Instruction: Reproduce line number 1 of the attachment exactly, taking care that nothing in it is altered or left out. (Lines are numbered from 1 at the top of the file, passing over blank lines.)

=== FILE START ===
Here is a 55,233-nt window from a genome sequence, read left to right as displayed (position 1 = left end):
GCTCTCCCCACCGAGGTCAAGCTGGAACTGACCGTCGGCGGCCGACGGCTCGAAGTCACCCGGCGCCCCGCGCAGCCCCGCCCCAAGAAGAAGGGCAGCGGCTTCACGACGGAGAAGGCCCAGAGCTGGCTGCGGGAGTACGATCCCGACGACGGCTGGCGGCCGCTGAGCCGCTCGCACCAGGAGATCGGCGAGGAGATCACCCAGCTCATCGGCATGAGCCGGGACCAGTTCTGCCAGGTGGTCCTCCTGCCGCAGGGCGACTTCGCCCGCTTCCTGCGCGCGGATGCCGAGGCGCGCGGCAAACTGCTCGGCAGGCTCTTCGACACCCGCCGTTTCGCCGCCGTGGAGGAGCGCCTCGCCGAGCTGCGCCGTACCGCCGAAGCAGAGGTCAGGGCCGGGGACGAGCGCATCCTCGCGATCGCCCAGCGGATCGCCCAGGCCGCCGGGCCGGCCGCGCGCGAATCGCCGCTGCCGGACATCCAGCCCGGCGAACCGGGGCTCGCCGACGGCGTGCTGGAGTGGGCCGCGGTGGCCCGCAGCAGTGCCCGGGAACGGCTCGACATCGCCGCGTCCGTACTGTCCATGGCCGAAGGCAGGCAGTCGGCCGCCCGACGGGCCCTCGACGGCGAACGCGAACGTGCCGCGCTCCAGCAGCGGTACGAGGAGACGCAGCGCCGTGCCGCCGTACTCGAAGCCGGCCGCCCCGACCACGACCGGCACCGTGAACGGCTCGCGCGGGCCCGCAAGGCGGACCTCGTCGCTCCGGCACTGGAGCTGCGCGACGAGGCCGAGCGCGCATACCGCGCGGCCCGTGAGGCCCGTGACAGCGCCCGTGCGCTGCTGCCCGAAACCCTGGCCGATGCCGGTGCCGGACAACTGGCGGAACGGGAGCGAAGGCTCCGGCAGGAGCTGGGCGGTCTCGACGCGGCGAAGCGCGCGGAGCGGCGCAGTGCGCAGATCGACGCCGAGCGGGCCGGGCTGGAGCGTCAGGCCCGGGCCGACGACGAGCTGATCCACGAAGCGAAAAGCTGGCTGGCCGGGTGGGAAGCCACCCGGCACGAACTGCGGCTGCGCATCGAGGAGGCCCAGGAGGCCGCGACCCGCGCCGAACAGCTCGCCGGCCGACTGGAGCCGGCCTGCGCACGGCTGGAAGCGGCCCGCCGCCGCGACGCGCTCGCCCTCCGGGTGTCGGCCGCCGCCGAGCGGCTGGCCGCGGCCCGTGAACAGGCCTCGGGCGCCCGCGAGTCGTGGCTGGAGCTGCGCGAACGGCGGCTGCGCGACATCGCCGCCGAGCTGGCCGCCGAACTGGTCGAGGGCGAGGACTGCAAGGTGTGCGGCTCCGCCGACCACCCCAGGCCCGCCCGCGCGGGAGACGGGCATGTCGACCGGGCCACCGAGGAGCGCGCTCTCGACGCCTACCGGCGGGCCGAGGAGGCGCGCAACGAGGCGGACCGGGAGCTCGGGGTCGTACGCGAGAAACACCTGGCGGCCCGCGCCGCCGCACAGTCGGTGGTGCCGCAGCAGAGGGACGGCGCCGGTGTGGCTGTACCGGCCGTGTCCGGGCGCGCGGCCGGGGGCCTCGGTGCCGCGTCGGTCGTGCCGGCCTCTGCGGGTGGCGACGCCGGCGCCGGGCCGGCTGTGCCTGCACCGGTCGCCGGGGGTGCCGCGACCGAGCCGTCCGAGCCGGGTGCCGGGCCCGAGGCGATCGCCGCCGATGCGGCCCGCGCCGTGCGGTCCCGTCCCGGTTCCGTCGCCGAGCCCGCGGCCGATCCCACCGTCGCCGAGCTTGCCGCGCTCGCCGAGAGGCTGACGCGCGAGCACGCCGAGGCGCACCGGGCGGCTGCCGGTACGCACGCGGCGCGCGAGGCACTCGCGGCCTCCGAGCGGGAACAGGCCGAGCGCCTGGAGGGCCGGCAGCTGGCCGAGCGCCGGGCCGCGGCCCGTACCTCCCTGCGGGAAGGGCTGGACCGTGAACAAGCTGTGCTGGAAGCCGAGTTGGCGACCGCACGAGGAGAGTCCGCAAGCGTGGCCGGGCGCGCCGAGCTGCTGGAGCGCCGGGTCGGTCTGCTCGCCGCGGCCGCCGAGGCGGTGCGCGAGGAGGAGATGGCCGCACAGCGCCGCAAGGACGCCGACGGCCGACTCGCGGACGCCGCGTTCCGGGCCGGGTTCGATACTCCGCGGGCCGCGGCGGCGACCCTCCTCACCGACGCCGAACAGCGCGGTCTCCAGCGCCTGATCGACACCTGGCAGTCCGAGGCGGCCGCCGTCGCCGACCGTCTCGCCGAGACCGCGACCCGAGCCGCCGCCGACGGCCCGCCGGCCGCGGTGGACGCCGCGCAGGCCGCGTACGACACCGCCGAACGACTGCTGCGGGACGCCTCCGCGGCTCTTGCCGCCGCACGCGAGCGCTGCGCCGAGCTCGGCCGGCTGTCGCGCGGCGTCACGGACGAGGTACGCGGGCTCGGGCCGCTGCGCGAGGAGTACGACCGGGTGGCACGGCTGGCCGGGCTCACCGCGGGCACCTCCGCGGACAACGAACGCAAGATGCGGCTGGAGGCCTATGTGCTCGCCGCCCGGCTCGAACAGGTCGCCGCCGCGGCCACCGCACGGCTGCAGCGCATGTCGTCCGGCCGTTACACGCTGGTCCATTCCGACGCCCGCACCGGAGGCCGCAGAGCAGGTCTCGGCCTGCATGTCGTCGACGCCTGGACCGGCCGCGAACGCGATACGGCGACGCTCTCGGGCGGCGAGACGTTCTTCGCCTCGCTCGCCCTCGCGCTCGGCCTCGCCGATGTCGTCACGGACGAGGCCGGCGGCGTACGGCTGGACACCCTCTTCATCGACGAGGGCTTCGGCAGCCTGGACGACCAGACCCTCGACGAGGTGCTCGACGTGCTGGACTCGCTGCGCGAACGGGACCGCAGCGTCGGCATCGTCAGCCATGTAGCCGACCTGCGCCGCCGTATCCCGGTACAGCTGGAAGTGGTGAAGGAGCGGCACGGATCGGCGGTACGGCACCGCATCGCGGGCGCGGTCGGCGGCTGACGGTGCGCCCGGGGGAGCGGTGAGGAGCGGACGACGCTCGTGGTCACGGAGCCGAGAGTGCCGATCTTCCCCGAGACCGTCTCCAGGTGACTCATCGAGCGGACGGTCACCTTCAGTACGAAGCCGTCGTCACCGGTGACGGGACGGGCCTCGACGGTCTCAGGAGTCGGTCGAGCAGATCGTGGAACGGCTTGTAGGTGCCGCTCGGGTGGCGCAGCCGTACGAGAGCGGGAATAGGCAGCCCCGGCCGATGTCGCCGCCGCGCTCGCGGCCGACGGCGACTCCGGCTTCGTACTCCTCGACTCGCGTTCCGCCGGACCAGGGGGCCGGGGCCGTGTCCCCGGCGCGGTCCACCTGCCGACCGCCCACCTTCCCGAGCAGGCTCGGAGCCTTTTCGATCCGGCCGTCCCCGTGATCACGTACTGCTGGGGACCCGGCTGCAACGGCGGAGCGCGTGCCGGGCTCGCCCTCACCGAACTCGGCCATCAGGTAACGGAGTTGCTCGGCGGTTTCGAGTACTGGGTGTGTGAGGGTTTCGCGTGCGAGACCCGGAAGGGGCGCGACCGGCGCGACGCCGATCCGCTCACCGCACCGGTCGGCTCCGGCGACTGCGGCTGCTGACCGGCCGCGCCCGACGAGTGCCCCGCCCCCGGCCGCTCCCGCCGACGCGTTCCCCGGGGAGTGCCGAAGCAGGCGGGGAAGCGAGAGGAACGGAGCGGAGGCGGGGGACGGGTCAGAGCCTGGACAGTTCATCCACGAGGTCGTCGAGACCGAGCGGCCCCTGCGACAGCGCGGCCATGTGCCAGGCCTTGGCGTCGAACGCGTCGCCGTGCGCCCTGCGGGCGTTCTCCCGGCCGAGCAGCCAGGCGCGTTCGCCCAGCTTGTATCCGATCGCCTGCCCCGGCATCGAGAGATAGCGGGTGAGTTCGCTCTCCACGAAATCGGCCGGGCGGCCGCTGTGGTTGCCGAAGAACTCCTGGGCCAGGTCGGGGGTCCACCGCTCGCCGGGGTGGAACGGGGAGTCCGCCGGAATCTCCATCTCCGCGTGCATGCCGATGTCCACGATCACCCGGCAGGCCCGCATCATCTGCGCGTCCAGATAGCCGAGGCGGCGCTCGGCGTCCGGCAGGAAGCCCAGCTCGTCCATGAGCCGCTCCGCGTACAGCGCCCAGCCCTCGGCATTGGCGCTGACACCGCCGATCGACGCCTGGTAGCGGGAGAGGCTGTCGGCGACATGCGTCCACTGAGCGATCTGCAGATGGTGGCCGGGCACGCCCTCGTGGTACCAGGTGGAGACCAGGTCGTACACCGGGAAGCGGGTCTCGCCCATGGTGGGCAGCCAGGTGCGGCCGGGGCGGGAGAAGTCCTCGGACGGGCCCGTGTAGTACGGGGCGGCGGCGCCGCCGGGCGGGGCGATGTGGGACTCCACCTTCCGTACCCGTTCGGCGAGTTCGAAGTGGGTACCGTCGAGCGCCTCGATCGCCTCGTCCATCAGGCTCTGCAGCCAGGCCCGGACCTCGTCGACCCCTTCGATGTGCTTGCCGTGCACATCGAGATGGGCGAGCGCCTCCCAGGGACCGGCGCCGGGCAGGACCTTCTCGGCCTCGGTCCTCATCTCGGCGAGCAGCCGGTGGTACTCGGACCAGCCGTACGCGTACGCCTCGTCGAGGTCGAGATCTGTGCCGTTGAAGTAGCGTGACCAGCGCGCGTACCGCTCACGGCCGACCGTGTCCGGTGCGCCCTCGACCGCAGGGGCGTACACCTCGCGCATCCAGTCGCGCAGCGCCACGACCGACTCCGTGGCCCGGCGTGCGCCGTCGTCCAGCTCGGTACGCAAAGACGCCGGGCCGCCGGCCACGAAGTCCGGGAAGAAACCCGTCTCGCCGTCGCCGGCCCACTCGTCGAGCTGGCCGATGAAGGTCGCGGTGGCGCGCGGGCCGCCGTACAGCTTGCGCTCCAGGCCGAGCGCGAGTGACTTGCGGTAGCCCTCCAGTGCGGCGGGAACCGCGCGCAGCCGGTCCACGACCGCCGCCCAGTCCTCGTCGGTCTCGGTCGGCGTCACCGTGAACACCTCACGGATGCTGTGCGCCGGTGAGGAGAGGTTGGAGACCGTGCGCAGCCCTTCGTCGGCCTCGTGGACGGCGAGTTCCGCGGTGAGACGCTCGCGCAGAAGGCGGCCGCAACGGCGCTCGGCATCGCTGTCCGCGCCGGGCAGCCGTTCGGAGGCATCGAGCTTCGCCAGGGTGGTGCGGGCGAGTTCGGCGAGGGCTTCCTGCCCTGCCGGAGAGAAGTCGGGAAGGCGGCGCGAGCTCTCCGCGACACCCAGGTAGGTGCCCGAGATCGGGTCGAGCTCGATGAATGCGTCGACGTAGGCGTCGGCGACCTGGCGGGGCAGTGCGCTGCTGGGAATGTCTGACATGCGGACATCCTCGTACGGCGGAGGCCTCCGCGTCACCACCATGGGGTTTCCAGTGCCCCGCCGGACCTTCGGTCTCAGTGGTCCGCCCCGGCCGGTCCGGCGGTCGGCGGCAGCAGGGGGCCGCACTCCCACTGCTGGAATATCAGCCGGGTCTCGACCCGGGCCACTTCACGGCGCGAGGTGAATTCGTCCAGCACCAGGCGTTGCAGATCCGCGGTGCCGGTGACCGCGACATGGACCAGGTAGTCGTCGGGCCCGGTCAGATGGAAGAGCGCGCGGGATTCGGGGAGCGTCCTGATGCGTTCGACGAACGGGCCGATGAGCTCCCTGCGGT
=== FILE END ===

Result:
Here is a 55,233-nt window from a genome sequence, read left to right as displayed (position 1 = left end):